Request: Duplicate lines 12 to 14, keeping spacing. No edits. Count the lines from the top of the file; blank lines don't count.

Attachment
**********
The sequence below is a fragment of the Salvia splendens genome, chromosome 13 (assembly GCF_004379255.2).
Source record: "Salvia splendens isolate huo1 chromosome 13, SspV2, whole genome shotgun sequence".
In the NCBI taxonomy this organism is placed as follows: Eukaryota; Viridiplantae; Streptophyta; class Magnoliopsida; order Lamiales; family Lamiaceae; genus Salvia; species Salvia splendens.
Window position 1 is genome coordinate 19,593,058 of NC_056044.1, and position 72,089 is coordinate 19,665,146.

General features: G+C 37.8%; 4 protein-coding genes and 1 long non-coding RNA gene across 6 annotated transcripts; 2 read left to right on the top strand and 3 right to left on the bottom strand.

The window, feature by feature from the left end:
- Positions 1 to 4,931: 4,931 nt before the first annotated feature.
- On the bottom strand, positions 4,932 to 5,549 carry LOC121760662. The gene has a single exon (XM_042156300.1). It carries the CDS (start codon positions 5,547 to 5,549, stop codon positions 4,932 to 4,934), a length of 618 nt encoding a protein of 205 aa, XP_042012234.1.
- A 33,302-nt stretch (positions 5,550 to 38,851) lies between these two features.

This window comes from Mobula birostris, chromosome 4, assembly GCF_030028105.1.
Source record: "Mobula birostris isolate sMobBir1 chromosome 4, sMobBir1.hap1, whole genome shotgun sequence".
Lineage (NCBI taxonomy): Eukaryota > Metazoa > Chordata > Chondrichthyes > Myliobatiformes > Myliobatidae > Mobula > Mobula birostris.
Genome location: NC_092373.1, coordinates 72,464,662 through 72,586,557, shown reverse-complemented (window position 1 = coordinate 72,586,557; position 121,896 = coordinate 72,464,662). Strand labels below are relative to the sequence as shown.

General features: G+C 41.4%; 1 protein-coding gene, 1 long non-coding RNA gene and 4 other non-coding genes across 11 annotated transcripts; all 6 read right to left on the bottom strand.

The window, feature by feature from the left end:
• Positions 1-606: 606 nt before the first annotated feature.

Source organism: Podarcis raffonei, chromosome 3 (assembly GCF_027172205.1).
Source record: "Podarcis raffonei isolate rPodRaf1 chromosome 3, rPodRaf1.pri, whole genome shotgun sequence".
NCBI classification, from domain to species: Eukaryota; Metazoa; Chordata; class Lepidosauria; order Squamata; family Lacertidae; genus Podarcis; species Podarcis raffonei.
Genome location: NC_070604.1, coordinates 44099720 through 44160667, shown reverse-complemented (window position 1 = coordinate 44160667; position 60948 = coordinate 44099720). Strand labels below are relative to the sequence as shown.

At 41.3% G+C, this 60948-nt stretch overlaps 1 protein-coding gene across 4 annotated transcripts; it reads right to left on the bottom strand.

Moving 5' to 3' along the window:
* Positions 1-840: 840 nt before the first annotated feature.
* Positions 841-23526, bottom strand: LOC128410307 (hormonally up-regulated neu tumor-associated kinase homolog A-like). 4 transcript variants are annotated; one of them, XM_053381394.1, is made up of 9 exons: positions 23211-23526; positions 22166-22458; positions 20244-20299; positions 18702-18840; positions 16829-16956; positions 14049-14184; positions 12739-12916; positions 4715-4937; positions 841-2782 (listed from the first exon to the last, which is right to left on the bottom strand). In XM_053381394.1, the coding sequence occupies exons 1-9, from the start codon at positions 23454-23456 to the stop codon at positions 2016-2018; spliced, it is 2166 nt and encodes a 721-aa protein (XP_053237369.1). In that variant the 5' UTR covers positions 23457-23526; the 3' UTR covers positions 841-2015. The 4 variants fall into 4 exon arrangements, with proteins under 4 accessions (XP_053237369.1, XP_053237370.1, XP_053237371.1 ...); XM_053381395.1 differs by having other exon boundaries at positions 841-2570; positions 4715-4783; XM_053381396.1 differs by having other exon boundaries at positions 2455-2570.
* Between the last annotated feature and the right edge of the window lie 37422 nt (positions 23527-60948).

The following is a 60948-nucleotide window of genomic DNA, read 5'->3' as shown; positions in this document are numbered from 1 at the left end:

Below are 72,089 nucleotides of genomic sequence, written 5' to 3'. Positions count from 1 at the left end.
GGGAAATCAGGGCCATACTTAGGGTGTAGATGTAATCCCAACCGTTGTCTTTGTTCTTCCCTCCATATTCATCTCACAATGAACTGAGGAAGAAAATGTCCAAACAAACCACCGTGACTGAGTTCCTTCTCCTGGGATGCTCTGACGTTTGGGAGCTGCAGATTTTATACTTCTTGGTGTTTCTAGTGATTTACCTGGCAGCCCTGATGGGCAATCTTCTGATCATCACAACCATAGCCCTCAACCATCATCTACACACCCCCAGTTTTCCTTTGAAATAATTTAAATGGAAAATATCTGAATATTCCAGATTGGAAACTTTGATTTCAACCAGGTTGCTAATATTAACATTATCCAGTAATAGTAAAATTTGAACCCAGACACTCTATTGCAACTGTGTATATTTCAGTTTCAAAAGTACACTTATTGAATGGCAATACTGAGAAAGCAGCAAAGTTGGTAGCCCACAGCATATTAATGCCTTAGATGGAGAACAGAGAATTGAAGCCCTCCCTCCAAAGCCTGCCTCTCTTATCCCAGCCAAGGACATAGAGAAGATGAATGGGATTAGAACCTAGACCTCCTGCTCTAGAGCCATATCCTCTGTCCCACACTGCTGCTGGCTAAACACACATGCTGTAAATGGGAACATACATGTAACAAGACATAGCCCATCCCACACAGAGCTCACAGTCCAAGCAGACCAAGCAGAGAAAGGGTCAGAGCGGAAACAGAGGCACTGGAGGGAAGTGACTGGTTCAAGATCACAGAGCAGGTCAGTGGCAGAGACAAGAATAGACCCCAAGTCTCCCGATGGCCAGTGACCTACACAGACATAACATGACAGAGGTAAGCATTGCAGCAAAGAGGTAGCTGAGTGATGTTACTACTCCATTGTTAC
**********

Lineage (NCBI taxonomy): Eukaryota > Metazoa > Chordata > Chondrichthyes > Myliobatiformes > Myliobatidae > Mobula > Mobula birostris.
Genome location: NC_092373.1, coordinates 72,464,662 through 72,586,557, shown reverse-complemented (window position 1 = coordinate 72,586,557; position 121,896 = coordinate 72,464,662). Strand labels below are relative to the sequence as shown.

General features: G+C 41.4%; 1 protein-coding gene, 1 long non-coding RNA gene and 4 other non-coding genes across 11 annotated transcripts; all 6 read right to left on the bottom strand.